The conclusion some reach when they are constantly told that abortion is a form of ‘health care’.
Primer on Margaret Sanger (Wikipedia):
Margaret Sanger was an American birth control activist, sex educator, writer, and nurse. Sanger popularized the term “birth control”, opened the first birth control clinic in the United States, and established organizations that evolved into the Planned Parenthood Federation of America.
Sanger drew a sharp distinction between birth control and abortion and was opposed to abortion through the bulk of her career. Sanger remains an admired figure in the American reproductive rights movement.
From 1952 to 1959, Sanger served as president of the International Planned Parenthood Federation.
After World War I, Sanger increasingly appealed to the societal need to limit births by those least able to afford children. The affluent and educated already limited their child-bearing, while the poor and uneducated lacked access to contraception and information about birth control. Here she found an area of overlap with eugenicists. She believed that they both sought to “assist the race toward the elimination of the unfit.” They differed in that “eugenists imply or insist that a woman’s first duty is to the state; we contend that her duty to herself is her duty to the state.” Sanger was a proponent of negative eugenics, which aimed to improve human hereditary traits through social intervention by reducing the reproduction of those who were considered unfit.
In “The Morality of Birth Control”, a 1921 speech, she divided society into three groups: the “educated and informed” class that regulated the size of their families, the “intelligent and responsible” who desired to control their families in spite of lacking the means or the knowledge, and the “irresponsible and reckless people” whose religious scruples “prevent their exercising control over their numbers.” Sanger concludes, “There is no doubt in the minds of all thinking people that the procreation of this group should be stopped.”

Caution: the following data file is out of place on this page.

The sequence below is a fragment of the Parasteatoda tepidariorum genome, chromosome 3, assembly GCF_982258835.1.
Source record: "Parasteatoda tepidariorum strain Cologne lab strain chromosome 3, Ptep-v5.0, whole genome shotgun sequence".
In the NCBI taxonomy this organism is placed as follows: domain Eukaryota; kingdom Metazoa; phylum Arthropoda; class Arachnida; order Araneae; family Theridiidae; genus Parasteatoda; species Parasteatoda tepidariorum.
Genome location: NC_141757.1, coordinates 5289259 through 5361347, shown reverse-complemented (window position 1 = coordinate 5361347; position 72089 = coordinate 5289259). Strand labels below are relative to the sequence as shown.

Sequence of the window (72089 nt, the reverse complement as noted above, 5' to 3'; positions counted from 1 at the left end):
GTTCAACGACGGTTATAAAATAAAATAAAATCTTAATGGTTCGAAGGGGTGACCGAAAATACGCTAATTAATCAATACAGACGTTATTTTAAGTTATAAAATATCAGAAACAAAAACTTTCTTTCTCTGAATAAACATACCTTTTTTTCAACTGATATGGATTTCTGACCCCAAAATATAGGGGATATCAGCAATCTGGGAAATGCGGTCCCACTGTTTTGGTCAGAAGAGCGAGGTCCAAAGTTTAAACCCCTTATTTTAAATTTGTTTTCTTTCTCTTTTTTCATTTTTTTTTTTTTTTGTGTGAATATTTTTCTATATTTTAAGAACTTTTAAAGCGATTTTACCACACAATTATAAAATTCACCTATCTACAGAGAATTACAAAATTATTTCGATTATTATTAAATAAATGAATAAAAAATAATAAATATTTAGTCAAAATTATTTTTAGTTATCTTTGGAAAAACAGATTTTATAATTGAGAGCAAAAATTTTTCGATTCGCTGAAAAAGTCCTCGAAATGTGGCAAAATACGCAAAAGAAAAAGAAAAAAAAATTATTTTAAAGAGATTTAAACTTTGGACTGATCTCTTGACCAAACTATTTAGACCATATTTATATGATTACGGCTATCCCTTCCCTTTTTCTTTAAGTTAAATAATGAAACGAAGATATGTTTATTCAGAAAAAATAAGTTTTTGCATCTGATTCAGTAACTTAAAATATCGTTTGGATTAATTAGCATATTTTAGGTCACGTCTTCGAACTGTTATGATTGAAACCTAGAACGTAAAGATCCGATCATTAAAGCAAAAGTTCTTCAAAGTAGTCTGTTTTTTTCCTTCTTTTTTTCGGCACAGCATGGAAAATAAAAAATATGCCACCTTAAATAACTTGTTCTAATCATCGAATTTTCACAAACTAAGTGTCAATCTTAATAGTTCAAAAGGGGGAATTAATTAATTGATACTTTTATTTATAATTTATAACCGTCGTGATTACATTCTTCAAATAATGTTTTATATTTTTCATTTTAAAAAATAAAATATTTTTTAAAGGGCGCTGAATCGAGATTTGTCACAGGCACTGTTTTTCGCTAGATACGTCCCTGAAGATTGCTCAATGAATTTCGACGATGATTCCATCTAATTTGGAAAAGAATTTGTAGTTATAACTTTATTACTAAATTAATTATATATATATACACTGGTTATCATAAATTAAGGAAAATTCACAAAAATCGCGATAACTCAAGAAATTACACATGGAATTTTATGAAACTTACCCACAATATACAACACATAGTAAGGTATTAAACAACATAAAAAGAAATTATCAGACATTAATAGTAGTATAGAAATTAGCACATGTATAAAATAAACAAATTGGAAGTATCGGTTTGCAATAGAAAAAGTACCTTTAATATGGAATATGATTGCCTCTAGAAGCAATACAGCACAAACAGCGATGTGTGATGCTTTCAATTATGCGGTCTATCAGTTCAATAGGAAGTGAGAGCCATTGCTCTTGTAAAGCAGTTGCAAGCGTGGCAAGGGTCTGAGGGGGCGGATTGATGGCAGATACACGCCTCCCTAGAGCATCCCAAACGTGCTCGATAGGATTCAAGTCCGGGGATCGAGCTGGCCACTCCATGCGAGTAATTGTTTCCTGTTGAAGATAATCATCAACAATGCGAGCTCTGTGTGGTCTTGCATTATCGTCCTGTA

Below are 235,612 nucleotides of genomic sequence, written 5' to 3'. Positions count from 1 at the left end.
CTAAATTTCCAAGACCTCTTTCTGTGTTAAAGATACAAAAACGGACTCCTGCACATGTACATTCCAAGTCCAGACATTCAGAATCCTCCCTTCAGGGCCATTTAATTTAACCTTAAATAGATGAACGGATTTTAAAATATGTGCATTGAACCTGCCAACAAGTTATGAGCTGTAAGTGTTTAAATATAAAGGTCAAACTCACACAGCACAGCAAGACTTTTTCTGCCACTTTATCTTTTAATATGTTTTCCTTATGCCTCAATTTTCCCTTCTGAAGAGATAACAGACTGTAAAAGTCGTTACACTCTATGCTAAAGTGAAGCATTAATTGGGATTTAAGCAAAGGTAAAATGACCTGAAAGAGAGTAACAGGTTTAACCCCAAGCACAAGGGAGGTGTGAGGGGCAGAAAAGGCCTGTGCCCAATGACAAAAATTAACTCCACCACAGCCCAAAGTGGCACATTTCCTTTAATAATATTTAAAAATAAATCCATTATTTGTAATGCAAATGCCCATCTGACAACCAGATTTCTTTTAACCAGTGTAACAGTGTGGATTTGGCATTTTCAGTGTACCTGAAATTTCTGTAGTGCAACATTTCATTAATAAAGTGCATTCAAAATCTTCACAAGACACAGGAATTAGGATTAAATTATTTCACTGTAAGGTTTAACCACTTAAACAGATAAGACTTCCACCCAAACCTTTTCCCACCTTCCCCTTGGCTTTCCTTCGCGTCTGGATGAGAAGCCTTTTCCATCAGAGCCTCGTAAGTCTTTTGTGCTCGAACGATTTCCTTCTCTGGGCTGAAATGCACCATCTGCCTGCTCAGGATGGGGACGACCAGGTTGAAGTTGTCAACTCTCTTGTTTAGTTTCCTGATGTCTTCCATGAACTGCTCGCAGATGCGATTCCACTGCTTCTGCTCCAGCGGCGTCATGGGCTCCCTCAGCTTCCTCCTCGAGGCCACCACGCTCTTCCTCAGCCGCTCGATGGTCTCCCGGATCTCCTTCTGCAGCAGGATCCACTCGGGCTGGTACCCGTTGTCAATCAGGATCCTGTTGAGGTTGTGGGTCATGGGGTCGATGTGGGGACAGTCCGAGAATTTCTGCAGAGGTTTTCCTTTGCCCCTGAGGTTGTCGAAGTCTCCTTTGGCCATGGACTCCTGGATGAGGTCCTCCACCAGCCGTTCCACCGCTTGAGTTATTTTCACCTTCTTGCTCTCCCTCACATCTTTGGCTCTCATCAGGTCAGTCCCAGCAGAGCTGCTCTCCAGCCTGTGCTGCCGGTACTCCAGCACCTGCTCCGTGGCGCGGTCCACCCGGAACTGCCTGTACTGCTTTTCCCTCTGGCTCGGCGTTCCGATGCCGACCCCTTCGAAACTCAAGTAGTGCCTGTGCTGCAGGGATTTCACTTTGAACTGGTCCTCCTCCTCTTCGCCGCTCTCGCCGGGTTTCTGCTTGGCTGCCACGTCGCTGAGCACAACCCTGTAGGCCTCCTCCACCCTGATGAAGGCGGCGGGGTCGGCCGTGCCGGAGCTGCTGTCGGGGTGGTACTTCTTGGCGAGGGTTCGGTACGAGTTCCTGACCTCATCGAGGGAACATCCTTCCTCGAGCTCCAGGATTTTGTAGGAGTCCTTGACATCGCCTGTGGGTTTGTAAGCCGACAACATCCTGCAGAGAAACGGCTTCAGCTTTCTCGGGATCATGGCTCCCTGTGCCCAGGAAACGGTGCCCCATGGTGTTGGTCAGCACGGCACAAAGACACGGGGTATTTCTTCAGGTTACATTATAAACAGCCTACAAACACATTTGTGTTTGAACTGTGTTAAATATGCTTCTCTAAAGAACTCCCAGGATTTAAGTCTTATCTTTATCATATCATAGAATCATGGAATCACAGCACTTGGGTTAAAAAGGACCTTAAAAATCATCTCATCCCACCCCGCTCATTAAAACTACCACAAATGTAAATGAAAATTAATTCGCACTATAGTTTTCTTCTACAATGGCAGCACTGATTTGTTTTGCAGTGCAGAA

Sanger’s eugenic policies included an exclusionary immigration policy, free access to birth control methods, and full family planning autonomy for the able-minded, as well as compulsory segregation or sterilization for the “profoundly retarded”.
Margaret Sanger justified her decision to speak to a Ku Klux Klan group by explaining, “to me any aroused group is a good group.” She was closely associated with one of the most influential and extreme racist authors in America in the 1920s and 1930s, the klansman and Nazi sympathizer Lothrop Stoddard.
At a March 1925 international birth control gathering in New York City, a speaker warned of the menace posed by the “black” and “yellow” peril. The man was not a Nazi or Klansman; he was Dr. S. Adolphus Knopf, a member of Margaret Sanger’s American Birth Control League (ABCL), which along with other groups eventually became known as Planned Parenthood.
While Planned Parenthood’s current apologists try to place some distance between the eugenics and birth control movements, history definitively says otherwise. The eugenic theme figured prominently in the Birth Control Review, which Sanger founded in 1917. She published such articles as “Some Moral Aspects of Eugenics” (June 1920), “The Eugenic Conscience” (February 1921), “The purpose of Eugenics” (December 1924), “Birth Control and Positive Eugenics” (July 1925), “Birth Control: The True Eugenics” (August 1928), and many others. [Black Genocide]Those of us who oppose abortion believe that Margaret Sanger cleared a path to the eventual legalization of abortion. Because she opposed abortion in earlier years, and told patients that the answer was prevention of conception, proponents have argued that Sanger’s anti-abortion stance contributed to the further stigmatization of abortion and impeded the growth of the broader ‘reproductive rights movement’.